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I've used maybe about $800 USD worth of resources so far:

 

--Pleco add-ons (dictionaries, SRS flashcards, stroke order animations, etc.)

--40 graded readers

--25 novels 

--Textbooks for the 2 Chinese courses I was able to take at my University for free (because I work there)

--A very short-lived TCB subscription (it was great, but I stopped for whatever reason)

--A few iTalki lessons

 

I feel like if I hire tutors on iTalki to practice Chinese speaking, even ones that don't charge that much money, things are about to get way more expensive. Learning to read is fairly cheap, and learning to listen is virtually free.

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On 7/6/2022 at 11:32 PM, MTH123 said:

Did you forget to list textbooks? I expected to spend more money on textbooks than Chinese Text Analyser, until I lucked into getting Chinese Made Easier for free. Chinese Made Easier is the best textbook for independent learners, as far as I’m concerned. It has the best stuff on tones and pronunciation, which is the most important launching point, as far as I’m concerned to accelerated listening and speaking. It’s also great with grammar. That’s as far as I have gotten with it so far.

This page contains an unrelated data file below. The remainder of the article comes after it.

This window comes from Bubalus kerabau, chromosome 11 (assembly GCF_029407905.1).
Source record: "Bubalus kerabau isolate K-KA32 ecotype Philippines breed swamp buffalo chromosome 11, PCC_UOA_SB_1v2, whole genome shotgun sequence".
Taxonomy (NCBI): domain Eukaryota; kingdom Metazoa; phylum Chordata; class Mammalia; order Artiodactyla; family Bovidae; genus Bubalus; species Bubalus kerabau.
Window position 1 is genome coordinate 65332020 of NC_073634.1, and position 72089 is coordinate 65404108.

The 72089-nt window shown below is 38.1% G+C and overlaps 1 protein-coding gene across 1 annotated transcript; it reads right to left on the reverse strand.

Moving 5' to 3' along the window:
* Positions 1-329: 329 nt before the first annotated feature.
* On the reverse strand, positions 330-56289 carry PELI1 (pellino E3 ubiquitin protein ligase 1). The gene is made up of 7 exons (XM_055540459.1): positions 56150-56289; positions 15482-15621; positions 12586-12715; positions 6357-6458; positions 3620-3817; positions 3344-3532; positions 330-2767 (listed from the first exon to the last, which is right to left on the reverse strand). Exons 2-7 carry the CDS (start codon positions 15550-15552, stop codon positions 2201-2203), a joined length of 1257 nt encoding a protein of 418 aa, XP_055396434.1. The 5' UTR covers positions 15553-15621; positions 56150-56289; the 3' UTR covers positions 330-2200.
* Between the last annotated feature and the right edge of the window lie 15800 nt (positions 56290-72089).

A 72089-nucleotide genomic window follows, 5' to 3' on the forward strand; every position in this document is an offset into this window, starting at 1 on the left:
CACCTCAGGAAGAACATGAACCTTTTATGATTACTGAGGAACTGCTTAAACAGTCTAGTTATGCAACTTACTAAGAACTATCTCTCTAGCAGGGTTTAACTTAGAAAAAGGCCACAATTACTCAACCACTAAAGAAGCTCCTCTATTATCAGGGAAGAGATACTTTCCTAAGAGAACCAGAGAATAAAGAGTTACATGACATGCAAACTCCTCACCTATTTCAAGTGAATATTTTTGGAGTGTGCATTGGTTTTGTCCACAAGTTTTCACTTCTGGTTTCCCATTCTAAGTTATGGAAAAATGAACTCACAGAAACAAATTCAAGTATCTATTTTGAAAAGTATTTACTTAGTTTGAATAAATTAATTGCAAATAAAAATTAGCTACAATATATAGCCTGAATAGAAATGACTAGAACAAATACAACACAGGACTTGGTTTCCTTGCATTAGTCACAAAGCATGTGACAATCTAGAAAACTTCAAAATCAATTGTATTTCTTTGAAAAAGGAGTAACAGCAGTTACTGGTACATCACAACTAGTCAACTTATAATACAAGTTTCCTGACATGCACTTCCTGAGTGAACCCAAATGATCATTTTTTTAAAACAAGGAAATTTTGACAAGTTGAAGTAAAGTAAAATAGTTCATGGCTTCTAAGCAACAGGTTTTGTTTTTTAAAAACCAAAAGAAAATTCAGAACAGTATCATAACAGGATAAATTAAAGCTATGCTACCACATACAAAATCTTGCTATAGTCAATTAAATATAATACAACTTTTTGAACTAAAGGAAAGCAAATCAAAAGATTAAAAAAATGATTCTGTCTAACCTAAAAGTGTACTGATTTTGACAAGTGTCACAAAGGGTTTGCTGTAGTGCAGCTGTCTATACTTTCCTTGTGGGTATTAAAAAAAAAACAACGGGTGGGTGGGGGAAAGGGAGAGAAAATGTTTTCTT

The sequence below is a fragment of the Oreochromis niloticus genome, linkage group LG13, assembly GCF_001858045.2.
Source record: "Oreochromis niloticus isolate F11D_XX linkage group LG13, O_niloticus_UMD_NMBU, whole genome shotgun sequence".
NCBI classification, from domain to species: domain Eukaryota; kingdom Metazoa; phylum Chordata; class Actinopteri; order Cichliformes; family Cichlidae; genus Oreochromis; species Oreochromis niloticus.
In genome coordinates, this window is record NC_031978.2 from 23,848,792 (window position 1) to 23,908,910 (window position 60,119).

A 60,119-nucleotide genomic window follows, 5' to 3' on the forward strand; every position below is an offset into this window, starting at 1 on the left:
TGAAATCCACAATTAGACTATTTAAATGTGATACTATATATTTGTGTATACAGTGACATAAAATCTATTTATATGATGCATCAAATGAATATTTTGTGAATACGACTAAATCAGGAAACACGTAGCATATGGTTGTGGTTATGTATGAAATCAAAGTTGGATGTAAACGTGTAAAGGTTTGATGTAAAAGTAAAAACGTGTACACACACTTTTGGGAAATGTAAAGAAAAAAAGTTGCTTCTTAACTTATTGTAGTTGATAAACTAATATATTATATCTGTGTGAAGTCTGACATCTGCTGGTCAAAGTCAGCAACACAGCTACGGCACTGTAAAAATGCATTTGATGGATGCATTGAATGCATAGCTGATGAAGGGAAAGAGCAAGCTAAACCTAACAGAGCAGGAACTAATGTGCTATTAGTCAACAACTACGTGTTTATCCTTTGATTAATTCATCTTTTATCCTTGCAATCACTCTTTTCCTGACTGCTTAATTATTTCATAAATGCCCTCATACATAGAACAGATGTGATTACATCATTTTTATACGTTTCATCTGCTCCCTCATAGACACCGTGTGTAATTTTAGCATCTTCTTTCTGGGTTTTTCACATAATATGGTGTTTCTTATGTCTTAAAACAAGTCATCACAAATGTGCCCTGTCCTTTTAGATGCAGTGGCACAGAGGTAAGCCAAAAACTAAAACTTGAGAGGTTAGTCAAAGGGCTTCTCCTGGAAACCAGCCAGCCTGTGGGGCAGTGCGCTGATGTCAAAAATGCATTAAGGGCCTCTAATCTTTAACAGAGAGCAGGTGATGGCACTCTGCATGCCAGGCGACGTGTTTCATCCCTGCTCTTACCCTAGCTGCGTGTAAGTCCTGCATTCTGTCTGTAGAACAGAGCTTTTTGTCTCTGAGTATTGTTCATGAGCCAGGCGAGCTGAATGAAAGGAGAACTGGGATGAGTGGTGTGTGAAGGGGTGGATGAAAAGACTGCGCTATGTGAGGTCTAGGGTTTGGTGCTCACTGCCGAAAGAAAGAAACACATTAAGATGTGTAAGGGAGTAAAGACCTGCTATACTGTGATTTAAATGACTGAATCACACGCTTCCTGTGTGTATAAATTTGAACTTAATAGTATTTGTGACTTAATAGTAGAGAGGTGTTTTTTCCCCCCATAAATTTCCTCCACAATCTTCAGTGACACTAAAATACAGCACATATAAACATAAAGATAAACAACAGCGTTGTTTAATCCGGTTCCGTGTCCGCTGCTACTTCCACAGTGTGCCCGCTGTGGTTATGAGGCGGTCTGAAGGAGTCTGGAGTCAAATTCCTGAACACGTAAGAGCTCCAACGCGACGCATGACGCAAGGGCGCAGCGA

With the kind of money you’re spending per year, would something like Pimsleur or Fluenz fit in there somewhere?

 

No, I do not use textbooks at all. I have flicked through them (you can find them everywhere on the internet or in bookstores). I mostly work with massive comprehensible input: TheChairMansBao, import free material to Lingq, etc. I guess they are the only crucial investments for that approach. Also, it is good to pay a teacher in the beginning to get your pronunciation and tones up to speed.

 

Long-term I will most likely only be spending money on teachers on Italki or elsewhere.